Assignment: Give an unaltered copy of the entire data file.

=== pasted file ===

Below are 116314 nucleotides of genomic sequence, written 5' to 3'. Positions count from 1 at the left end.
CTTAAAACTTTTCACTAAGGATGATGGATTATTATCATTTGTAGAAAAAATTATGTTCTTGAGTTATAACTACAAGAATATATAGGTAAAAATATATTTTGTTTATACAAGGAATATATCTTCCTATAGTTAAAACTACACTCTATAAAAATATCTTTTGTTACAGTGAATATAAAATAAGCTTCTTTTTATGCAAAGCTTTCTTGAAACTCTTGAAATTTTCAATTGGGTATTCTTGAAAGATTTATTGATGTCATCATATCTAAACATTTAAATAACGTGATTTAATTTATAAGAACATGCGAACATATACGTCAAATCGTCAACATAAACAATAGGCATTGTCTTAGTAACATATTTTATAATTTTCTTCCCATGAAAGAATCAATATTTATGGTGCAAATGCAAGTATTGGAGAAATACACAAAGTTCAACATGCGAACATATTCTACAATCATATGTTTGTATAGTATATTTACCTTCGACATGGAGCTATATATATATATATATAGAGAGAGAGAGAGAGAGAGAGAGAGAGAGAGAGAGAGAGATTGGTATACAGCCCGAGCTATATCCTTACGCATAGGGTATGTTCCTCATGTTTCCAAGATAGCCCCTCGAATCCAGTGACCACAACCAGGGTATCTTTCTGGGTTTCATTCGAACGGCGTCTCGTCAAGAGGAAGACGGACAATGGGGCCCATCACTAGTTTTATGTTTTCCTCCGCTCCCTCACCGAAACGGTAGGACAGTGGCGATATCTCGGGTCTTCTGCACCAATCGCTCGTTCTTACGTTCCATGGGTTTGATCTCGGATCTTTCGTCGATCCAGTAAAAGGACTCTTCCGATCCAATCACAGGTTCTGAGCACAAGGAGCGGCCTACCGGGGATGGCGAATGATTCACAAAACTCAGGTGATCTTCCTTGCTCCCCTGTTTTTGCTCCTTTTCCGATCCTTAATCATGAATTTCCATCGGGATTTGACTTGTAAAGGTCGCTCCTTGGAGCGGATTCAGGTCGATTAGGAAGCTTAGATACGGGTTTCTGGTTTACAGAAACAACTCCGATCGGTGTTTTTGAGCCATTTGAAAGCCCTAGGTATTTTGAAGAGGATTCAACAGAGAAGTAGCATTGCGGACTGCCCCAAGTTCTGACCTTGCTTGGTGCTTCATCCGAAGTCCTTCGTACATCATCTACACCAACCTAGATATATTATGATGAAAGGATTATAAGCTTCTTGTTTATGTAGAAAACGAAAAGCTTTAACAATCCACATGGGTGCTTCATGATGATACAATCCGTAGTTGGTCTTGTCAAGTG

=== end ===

Below are 116314 nucleotides of genomic sequence, written 5' to 3'. Positions count from 1 at the left end.
CTTAAAACTTTTCACTAAGGATGATGGATTATTATCATTTGTAGAAAAAATTATGTTCTTGAGTTATAACTACAAGAATATATAGGTAAAAATATATTTTGTTTATACAAGGAATATATCTTCCTATAGTTAAAACTACACTCTATAAAAATATCTTTTGTTACAGTGAATATAAAATAAGCTTCTTTTTATGCAAAGCTTTCTTGAAACTCTTGAAATTTTCAATTGGGTATTCTTGAAAGATTTATTGATGTCATCATATCTAAACATTTAAATAACGTGATTTAATTTATAAGAACATGCGAACATATACGTCAAATCGTCAACATAAACAATAGGCATTGTCTTAGTAACATATTTTATAATTTTCTTCCCATGAAAGAATCAATATTTATGGTGCAAATGCAAGTATTGGAGAAATACACAAAGTTCAACATGCGAACATATTCTACAATCATATGTTTGTATAGTATATTTACCTTCGACATGGAGCTATATATATATATATATAGAGAGAGAGAGAGAGAGAGAGAGAGAGAGAGAGAGAGAGATTGGTATACAGCCCGAGCTATATCCTTACGCATAGGGTATGTTCCTCATGTTTCCAAGATAGCCCCTCGAATCCAGTGACCACAACCAGGGTATCTTTCTGGGTTTCATTCGAACGGCGTCTCGTCAAGAGGAAGACGGACAATGGGGCCCATCACTAGTTTTATGTTTTCCTCCGCTCCCTCACCGAAACGGTAGGACAGTGGCGATATCTCGGGTCTTCTGCACCAATCGCTCGTTCTTACGTTCCATGGGTTTGATCTCGGATCTTTCGTCGATCCAGTAAAAGGACTCTTCCGATCCAATCACAGGTTCTGAGCACAAGGAGCGGCCTACCGGGGATGGCGAATGATTCACAAAACTCAGGTGATCTTCCTTGCTCCCCTGTTTTTGCTCCTTTTCCGATCCTTAATCATGAATTTCCATCGGGATTTGACTTGTAAAGGTCGCTCCTTGGAGCGGATTCAGGTCGATTAGGAAGCTTAGATACGGGTTTCTGGTTTACAGAAACAACTCCGATCGGTGTTTTTGAGCCATTTGAAAGCCCTAGGTATTTTGAAGAGGATTCAACAGAGAAGTAGCATTGCGGACTGCCCCAAGTTCTGACCTTGCTTGGTGCTTCATCCGAAGTCCTTCGTACATCATCTACACCAACCTAGATATATTATGATGAAAGGATTATAAGCTTCTTGTTTATGTAGAAAACGAAAAGCTTTAACAATCCACATGGGTGCTTCATGATGATACAATCCGTAGTTGGTCTTGTCAAGTG